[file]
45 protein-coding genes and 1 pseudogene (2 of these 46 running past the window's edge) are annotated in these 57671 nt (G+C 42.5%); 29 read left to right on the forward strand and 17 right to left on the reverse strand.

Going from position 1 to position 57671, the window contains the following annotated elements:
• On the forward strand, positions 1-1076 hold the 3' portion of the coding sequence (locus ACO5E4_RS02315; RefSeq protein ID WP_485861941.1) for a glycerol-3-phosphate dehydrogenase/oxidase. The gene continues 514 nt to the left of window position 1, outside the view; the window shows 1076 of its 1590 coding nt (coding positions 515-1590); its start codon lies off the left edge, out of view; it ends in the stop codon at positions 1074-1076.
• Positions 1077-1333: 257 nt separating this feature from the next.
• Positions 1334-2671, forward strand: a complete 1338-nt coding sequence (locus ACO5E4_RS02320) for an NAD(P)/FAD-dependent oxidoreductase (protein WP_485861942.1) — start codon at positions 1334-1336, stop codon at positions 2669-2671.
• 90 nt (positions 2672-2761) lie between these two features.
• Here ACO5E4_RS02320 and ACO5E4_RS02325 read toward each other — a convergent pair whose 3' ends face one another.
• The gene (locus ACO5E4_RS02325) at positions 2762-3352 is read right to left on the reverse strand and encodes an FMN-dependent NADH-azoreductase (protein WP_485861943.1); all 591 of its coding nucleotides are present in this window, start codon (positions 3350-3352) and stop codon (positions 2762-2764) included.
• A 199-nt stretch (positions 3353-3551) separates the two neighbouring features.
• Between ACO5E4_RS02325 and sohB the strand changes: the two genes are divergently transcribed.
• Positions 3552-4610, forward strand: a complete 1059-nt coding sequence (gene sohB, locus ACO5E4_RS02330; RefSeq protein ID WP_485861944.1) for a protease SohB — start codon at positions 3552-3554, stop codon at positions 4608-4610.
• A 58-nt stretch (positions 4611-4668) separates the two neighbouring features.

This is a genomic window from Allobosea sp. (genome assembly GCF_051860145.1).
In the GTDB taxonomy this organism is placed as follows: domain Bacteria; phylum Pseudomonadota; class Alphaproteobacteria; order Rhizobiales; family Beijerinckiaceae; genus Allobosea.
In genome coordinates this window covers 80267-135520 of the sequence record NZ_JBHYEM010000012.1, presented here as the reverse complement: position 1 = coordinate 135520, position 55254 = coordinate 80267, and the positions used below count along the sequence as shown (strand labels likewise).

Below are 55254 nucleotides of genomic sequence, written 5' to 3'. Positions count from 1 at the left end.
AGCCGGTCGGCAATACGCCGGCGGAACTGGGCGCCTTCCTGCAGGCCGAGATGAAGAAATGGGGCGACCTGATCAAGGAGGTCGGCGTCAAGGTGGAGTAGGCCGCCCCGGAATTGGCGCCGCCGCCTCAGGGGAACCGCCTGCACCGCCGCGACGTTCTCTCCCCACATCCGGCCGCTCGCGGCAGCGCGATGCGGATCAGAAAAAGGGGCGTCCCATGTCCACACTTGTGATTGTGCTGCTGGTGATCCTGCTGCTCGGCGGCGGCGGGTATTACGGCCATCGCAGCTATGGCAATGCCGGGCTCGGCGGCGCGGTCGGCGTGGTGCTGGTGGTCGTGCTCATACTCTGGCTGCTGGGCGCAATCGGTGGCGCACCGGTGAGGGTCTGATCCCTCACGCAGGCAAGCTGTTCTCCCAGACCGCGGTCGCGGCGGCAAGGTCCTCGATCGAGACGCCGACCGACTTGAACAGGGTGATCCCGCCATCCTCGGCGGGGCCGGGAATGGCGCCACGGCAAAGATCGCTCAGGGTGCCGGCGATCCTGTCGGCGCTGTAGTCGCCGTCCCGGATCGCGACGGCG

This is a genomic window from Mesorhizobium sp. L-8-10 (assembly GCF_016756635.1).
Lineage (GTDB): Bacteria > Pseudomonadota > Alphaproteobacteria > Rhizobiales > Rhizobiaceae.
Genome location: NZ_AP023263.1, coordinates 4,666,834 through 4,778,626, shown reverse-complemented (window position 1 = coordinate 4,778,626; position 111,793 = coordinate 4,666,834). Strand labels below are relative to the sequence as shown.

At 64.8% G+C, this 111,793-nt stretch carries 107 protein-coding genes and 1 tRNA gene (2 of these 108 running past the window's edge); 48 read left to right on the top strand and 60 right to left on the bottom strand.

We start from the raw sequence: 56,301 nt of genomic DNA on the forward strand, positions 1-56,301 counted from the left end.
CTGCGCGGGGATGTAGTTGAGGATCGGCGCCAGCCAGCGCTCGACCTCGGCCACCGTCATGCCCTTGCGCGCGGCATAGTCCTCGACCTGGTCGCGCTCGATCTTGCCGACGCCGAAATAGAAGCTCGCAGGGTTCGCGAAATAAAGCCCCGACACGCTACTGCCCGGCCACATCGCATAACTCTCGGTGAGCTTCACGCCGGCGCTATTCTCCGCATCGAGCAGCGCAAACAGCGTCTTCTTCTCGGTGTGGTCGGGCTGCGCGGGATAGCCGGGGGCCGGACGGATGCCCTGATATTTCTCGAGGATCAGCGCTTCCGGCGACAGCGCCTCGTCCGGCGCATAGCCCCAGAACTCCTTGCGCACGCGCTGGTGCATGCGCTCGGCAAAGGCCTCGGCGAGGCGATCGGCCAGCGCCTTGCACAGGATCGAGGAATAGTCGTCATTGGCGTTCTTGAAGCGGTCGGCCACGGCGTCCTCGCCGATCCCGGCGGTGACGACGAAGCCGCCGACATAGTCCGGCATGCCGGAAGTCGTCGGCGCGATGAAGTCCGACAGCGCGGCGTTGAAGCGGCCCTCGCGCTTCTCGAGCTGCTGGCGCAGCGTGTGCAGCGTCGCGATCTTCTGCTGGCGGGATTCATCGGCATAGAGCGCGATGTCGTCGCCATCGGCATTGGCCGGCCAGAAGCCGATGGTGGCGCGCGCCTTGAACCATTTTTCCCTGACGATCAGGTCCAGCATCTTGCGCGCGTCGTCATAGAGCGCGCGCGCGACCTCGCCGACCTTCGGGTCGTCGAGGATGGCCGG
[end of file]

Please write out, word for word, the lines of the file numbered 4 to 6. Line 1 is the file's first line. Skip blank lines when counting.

• Positions 1077-1333: 257 nt separating this feature from the next.
• Positions 1334-2671, forward strand: a complete 1338-nt coding sequence (locus ACO5E4_RS02320) for an NAD(P)/FAD-dependent oxidoreductase (protein WP_485861942.1) — start codon at positions 1334-1336, stop codon at positions 2669-2671.
• 90 nt (positions 2672-2761) lie between these two features.